Can't believe how young some of these child workers are! And the amazing way the construction crews worked so high up with no safety precautions at all…
Part of a group of itinerant cotton pickers leaving a farm at which they had finished picking a bale and a half a day. They live in these wagons. Note how many children - all pick except the baby in arms. The four year old picks fifteen pounds a day regularly. Seven year old boy picks fifty pounds a day. Farm near McKinney, Texas. 1913
November 1910. Birmingham, Alabama. "Donnie Cole. 'Our baby doffer,' they called him. This is one of the machines he has been working at for some months at the Avondale Mills. Said, after hesitation, 'I'm 12,' and another small boy added, 'He can't work unless he's twelve.' Child labor regulations conspicuously posted in the mill." Photograph and caption by Lewis Wickes Hine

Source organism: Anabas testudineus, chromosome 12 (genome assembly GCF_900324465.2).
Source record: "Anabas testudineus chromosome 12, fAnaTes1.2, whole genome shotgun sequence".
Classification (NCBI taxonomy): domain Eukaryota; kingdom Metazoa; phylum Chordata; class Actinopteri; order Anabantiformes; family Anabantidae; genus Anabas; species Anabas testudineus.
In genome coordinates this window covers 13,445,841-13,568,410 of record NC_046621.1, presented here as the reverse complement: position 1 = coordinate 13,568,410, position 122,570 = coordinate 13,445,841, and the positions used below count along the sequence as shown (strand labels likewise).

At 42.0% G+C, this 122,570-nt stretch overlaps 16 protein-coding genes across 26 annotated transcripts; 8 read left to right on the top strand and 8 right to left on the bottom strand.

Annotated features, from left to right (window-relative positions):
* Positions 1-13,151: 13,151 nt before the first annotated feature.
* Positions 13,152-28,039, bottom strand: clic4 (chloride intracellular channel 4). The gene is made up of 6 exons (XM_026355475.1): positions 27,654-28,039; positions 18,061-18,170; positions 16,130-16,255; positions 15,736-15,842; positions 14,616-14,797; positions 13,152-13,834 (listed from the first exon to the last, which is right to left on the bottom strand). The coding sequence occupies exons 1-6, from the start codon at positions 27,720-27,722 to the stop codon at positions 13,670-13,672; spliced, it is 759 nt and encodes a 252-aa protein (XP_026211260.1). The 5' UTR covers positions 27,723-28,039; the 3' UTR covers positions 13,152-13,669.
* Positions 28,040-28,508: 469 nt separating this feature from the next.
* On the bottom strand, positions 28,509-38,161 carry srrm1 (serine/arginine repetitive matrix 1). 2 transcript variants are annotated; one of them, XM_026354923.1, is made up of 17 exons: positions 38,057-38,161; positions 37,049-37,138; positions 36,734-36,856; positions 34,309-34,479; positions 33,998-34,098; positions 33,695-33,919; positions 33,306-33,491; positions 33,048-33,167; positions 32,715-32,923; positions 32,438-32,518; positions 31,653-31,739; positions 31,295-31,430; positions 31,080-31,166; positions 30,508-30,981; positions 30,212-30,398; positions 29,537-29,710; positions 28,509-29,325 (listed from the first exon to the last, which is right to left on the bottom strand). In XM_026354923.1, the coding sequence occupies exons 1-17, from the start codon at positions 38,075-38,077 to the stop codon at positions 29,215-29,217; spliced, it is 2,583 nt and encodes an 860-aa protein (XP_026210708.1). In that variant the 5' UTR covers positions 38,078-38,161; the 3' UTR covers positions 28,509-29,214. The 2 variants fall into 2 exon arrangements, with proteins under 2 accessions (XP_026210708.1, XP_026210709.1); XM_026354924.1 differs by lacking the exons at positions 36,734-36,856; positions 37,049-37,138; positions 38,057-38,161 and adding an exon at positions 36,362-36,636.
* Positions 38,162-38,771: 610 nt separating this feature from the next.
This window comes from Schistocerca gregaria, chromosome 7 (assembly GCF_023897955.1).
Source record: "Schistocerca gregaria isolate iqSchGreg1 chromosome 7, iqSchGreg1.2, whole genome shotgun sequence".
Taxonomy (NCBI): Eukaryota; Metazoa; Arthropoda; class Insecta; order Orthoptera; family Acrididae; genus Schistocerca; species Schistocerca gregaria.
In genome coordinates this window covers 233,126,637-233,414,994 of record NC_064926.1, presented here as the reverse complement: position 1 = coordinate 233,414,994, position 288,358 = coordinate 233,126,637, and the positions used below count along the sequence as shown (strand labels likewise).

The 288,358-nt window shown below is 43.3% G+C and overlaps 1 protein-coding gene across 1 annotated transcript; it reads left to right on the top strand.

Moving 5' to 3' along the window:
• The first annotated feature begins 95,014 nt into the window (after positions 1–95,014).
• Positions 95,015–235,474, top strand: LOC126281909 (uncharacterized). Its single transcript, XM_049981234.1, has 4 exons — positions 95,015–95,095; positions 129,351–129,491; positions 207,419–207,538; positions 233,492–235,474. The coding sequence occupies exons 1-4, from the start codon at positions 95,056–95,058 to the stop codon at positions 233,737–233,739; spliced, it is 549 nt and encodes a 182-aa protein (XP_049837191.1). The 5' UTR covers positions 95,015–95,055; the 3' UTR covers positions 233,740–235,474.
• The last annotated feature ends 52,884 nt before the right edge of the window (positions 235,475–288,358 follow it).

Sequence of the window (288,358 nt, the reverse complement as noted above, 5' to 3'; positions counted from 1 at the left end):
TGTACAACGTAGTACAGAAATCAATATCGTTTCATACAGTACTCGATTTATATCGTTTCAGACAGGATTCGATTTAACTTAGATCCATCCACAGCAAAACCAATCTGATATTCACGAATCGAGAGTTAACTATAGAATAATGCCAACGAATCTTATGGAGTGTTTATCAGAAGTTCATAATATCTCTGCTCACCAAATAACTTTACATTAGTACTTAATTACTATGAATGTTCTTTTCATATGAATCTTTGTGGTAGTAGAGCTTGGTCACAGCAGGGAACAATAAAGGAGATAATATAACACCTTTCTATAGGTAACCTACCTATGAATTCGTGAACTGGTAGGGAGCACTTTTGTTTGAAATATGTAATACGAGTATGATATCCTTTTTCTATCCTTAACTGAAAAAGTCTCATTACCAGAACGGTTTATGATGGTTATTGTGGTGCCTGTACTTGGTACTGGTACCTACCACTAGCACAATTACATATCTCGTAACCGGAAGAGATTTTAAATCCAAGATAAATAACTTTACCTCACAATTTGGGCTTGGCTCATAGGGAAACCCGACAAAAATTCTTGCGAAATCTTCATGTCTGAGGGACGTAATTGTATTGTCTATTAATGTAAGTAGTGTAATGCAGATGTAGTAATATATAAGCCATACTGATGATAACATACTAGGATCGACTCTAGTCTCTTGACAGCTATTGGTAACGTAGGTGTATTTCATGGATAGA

June 1916. Fall River, Mass. "Rhea Quintin, 14 years old. Drawing in on Webb frame. Been at it about three months. Requires great deal of mental application and accuracy and good oversight. Takes over a year to learn. Seemed very young in certificate office. Miss Smith thought she was a little schoolgirl coming for some other purpose." Photo and caption by Lewis Wickes Hine.
January 1909. Two of the "helpers" in the Tifton Cotton Mill at Tifton, Georgia. They work regularly. Photo and caption by Lewis Wickes Hine. I can only hope that these two precious little girls aren't barefooted, but fear they are. And, I can only pray that their later years in life continued to reflect their adorable smiles from the attention of the photographer.
November 1908. Cotton mill workers at Daniel Manufacturing Co. in Lincolnton, North Carolina. Four doffers. Boy on left end (knee pants) said he had worked in the mills for seven years and some nights. At nights they work 12 hours, without any hour off for lunch. Eat when they can. Some of them "eat a-workin'."